Coster was born in New York City, New York. He was the son of John H. Coster and Sarah Adeline (née Boardman) Coster, He was also a first cousin of New York clubman, Harry Coster. His father, better known as a playboy before a businessman, was one of twelve children that married into many prominent families.
His grandfather, John Gerard Coster, came from Haarlem in the Netherlands to the United States shortly after the Revolutionary War and founded the family fortune through the mercantile firm, "Henry A. & John G. Coster".
On April 17, 1861, just five days after the firing on Fort Sumter, he enlisted as a private in the 7th New York Militia, one of the first regiments to come to the defense of Washington, D.C. at the outbreak of the Civil War. He later enlisted in 1861 at age 24 as a first lieutenant in 12th U.S. Infantry. He served in Brig. Gen. George Sykes's division of V Corps in the Seven Days Battles, being commended by his superiors for his conduct at the Battle of Gaines' Mill on June 27, 1862.
On October 8, 1862, Coster was named colonel of the recently organized 134th New York Volunteer Infantry. By December 31, 1862, the regiment belonged to Col. Orland Smith's 2nd Brigade of Maj. Gen. Adolph von Steinwehr's 2nd Division, XI Corps, Army of the Potomac. Coster's regiment participated in the Battle of Chancellorsville under Brig. Gen. Francis C. Barlow, who had been appointed brigade commander in place of Smith. During May 1863, Coster's regiment joined the 1st Brigade, 2nd Division, under Col. Adolphus Buschbeck. When Buschbeck went on leave on June 10, Coster became brigade commander. In that role he patrolled near Boonsboro, Maryland before marching to Gettysburg, Pennsylvania.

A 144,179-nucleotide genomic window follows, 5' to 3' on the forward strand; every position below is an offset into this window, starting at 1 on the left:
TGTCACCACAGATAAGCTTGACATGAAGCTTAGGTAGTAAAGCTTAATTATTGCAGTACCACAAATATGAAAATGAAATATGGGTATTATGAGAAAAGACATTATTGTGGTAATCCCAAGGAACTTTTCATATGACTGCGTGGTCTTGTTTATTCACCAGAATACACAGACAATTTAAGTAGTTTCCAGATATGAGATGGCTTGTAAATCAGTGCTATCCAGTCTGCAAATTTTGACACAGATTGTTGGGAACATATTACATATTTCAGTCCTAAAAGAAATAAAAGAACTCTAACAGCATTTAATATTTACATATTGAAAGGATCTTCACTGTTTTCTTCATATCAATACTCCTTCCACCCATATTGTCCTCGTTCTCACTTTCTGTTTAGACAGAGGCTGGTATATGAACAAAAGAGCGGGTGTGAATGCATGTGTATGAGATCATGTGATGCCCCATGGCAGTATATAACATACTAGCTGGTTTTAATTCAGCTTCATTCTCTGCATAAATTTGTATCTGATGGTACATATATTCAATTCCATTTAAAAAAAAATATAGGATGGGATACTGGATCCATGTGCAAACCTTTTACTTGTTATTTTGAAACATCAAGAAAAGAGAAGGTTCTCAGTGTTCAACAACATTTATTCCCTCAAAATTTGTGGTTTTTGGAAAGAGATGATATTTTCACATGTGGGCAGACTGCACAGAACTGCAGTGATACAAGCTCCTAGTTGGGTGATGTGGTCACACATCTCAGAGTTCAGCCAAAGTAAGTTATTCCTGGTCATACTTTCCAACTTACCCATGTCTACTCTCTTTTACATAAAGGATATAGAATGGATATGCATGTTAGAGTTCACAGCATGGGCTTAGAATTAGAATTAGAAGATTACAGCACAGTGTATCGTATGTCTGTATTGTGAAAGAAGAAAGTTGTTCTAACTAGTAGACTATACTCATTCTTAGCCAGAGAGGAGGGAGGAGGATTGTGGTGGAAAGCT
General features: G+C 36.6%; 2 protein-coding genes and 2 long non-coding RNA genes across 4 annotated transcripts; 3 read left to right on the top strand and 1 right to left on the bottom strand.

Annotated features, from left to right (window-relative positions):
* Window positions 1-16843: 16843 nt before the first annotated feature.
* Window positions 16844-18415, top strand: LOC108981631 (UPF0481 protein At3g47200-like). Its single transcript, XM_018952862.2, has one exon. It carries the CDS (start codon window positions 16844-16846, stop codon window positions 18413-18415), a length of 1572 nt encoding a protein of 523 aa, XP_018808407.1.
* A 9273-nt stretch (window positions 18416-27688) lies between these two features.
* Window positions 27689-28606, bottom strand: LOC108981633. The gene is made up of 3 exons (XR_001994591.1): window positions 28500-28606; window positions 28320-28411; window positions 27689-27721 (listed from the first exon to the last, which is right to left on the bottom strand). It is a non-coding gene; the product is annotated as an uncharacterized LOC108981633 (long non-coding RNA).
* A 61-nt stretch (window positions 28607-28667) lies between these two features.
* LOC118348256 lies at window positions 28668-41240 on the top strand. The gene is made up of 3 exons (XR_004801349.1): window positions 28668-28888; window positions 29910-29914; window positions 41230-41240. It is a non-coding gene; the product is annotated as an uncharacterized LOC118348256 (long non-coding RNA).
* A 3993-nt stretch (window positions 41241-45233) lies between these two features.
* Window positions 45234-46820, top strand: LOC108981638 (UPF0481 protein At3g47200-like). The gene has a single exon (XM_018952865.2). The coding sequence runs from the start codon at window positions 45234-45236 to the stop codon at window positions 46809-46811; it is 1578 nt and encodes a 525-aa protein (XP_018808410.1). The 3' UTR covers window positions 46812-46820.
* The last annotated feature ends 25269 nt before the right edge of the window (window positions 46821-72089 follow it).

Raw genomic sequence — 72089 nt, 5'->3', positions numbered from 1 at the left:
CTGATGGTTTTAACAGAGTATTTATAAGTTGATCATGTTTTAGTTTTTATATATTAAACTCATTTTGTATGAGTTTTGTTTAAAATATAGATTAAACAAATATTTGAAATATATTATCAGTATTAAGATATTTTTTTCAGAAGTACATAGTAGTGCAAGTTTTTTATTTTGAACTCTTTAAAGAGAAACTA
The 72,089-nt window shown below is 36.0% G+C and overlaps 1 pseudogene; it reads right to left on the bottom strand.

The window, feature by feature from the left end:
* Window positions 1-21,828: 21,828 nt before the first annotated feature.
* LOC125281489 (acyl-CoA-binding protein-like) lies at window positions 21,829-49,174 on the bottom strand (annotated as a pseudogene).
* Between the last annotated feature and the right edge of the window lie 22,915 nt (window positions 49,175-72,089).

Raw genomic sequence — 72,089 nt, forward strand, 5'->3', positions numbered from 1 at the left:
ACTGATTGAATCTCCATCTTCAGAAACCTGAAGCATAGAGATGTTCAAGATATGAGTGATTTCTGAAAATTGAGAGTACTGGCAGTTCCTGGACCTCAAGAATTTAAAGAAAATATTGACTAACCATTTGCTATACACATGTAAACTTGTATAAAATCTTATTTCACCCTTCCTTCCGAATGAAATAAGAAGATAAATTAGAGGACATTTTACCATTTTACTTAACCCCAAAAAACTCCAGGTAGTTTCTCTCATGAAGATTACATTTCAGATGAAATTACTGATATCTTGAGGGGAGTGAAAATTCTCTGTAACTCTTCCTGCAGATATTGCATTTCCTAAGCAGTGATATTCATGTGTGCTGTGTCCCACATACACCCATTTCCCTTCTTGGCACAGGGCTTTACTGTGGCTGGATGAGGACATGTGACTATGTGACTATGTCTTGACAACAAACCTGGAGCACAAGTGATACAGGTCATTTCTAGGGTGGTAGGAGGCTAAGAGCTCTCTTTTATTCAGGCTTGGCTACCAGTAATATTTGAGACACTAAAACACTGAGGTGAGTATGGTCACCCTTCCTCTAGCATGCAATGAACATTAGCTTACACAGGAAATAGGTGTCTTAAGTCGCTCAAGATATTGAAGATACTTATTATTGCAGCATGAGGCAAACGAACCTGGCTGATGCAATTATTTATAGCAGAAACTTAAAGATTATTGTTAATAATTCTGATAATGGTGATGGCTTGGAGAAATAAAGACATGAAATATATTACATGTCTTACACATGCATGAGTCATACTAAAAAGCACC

Maj. Gen. Oliver Otis Howard kept von Steinwehr's division in reserve on the first day of the Battle of Gettysburg, July 1, 1863, positioning it on Cemetery Hill. When the Union right flank north of town began to collapse, Howard permitted von Steinwehr to send Coster's brigade to cover its retreat. These Union troops took a position just north of the town, where they were deployed in a brickyard. The brigade was attacked by superior forces from the Confederate division of Maj. Gen. Jubal Early. Coster's brigade lost most of its 597 casualties in that action. The remainder of the brigade spent the next two days supporting batteries on Cemetery Hill. Howard commended Coster and other senior commanders by name for their courage and devotion to duty in his report on Gettysburg.
Later in 1863, Coster resigned his regimental command. On May 18, 1864, he was appointed a provost marshal for the State of New York to serve the Board of Enrollment. Coster resigned that position on April 30, 1865. Thereafter he lived in New York City. On February 28, 1882, he became a federal Pension Agent for the city, resigning effective December 1, 1885. He was also a member of the Grand Army of the Republic.
In 1864, Coster was married to Marie Bay James (1841–1904), Marie was the daughter of Augustus J. James of Albany, and the niece of theologian Henry James Sr., which made Marie a first cousin of author Henry James, psychologist William James, and diarist Alice James. Together, Marie and Charles were the parents of four children, including:
Coster Avenue, part of the Gettysburg Battlefield but within the town itself, has a brigade marker and three regimental monuments. A mural painting on the wall of a neighboring building commemorates the Confederate attack and Coster's defense.
- Historical Data Systems Civil War Database
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- "Coster Avenue Mural". Photo Album. Gettysburg, PA: Civilwaralbum.com. 2003. Retrieved 2008-10-25.